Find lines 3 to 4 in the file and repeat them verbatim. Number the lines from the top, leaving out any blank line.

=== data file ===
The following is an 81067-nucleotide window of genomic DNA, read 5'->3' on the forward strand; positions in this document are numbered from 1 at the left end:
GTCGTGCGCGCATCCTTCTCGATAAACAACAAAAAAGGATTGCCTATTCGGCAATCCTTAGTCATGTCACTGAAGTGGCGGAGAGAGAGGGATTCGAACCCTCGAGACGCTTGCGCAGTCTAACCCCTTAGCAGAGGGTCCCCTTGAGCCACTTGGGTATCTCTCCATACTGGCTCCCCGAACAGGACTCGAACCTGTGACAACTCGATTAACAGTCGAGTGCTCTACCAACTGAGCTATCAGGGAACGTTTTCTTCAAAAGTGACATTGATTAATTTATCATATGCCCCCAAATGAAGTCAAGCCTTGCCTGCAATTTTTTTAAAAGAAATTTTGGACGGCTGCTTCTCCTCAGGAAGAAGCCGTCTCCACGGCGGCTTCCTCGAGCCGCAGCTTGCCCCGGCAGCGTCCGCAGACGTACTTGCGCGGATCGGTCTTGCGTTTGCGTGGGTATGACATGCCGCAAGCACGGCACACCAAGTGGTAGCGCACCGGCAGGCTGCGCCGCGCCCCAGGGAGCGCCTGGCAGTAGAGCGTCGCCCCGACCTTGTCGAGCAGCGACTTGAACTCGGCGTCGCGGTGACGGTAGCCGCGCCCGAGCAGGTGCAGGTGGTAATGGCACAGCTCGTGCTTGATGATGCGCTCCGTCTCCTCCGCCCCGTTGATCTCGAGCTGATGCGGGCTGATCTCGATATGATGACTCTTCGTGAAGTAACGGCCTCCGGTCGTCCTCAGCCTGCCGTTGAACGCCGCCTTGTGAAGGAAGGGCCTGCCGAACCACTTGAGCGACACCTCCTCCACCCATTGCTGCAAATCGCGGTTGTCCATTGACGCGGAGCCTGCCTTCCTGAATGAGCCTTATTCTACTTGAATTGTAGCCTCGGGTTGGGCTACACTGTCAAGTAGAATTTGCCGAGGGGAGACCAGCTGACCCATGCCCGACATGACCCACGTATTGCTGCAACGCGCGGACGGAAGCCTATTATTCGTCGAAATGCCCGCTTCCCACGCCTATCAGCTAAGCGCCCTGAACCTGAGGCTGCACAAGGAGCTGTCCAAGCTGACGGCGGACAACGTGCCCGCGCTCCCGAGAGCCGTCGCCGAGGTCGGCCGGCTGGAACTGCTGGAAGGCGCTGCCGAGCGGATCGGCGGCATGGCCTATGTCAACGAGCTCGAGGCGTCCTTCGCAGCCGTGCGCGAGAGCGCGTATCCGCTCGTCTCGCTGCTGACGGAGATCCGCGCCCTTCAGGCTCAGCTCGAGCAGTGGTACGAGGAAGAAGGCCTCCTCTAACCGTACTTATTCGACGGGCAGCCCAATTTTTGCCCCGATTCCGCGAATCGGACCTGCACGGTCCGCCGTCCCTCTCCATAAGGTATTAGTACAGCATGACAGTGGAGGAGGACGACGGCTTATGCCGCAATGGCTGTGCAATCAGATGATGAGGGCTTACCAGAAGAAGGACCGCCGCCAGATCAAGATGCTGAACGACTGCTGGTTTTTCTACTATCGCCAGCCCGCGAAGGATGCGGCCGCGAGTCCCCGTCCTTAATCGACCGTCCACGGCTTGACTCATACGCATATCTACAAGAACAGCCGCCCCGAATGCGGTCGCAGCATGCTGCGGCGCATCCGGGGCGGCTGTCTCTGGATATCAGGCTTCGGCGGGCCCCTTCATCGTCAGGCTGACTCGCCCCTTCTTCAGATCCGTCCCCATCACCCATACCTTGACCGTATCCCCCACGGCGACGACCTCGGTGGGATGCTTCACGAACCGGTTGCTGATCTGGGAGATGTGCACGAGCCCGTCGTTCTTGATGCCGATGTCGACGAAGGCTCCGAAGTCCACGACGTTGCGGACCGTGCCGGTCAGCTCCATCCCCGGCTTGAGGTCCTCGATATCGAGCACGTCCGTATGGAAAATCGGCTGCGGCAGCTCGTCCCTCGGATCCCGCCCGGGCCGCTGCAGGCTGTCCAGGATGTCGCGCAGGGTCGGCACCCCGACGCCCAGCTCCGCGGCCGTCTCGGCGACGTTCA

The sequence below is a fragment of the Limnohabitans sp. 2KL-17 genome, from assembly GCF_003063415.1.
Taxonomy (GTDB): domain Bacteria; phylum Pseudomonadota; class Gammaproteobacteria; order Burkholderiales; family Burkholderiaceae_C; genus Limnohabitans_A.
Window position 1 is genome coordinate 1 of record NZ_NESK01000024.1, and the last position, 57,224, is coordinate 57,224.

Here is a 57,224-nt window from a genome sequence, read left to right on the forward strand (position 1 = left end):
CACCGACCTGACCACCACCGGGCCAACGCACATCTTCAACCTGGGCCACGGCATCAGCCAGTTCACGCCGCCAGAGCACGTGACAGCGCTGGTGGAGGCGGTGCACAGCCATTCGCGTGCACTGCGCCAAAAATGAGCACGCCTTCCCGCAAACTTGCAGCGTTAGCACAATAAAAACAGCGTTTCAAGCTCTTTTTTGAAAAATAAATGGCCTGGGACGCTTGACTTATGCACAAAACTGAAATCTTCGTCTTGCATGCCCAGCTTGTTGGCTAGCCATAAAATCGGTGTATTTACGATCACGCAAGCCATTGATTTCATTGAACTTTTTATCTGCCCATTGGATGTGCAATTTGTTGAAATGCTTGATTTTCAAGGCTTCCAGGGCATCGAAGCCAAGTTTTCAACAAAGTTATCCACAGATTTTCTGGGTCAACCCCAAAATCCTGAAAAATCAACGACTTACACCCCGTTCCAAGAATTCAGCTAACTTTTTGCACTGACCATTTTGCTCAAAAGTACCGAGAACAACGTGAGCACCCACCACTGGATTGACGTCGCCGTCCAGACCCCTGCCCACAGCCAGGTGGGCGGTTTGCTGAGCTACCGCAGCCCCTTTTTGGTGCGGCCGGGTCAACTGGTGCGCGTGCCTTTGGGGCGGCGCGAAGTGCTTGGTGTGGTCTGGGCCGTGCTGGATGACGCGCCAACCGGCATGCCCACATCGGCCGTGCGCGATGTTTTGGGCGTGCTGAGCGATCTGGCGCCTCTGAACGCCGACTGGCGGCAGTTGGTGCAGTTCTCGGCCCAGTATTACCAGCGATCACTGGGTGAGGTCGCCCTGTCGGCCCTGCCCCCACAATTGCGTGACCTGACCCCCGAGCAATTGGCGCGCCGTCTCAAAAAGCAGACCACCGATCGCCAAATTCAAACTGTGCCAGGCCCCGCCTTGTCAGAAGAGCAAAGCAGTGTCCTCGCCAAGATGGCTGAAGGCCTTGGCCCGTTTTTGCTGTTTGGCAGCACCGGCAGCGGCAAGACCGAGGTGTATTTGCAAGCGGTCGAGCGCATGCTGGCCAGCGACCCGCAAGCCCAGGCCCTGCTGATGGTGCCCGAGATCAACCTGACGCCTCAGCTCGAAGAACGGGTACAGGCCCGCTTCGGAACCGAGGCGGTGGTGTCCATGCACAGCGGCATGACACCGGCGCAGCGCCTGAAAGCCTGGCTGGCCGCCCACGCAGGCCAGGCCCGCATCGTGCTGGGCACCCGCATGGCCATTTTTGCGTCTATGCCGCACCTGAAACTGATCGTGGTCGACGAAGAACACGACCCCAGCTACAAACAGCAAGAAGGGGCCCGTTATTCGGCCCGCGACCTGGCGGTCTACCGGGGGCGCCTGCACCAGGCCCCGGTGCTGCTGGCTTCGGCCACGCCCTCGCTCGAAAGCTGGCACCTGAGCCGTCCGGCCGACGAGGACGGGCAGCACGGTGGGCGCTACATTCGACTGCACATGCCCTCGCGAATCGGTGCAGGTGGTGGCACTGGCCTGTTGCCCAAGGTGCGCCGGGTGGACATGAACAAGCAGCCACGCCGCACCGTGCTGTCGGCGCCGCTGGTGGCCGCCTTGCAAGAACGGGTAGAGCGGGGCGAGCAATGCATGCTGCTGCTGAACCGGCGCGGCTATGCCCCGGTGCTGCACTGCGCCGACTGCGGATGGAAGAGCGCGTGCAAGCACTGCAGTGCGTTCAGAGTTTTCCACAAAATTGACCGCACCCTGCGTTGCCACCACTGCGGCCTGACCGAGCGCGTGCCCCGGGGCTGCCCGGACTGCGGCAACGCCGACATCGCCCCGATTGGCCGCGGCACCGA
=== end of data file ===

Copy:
The sequence below is a fragment of the Limnohabitans sp. 2KL-17 genome, from assembly GCF_003063415.1.
Taxonomy (GTDB): domain Bacteria; phylum Pseudomonadota; class Gammaproteobacteria; order Burkholderiales; family Burkholderiaceae_C; genus Limnohabitans_A.